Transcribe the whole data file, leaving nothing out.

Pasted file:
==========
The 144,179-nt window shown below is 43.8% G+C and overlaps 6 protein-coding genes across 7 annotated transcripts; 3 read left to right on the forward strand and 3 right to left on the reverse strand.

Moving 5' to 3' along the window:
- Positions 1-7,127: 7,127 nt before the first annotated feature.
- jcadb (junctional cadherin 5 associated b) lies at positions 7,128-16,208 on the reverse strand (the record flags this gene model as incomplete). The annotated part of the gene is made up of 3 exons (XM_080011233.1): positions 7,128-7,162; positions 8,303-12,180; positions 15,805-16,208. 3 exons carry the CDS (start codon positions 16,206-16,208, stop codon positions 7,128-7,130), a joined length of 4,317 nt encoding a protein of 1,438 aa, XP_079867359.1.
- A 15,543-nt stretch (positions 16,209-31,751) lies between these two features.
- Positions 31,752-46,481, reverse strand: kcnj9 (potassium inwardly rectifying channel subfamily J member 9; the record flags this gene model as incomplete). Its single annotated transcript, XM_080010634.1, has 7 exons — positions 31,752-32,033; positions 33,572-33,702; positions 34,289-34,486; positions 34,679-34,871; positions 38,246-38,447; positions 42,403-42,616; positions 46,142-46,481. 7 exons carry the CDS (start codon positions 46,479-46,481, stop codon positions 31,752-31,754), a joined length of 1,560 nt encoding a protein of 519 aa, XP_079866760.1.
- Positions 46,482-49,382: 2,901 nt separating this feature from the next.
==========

The 144,179-nt window shown below is 43.8% G+C and overlaps 6 protein-coding genes across 7 annotated transcripts; 3 read left to right on the forward strand and 3 right to left on the reverse strand.

Moving 5' to 3' along the window:
- Positions 1-7,127: 7,127 nt before the first annotated feature.
- jcadb (junctional cadherin 5 associated b) lies at positions 7,128-16,208 on the reverse strand (the record flags this gene model as incomplete). The annotated part of the gene is made up of 3 exons (XM_080011233.1): positions 7,128-7,162; positions 8,303-12,180; positions 15,805-16,208. 3 exons carry the CDS (start codon positions 16,206-16,208, stop codon positions 7,128-7,130), a joined length of 4,317 nt encoding a protein of 1,438 aa, XP_079867359.1.
- A 15,543-nt stretch (positions 16,209-31,751) lies between these two features.
- Positions 31,752-46,481, reverse strand: kcnj9 (potassium inwardly rectifying channel subfamily J member 9; the record flags this gene model as incomplete). Its single annotated transcript, XM_080010634.1, has 7 exons — positions 31,752-32,033; positions 33,572-33,702; positions 34,289-34,486; positions 34,679-34,871; positions 38,246-38,447; positions 42,403-42,616; positions 46,142-46,481. 7 exons carry the CDS (start codon positions 46,479-46,481, stop codon positions 31,752-31,754), a joined length of 1,560 nt encoding a protein of 519 aa, XP_079866760.1.
- Positions 46,482-49,382: 2,901 nt separating this feature from the next.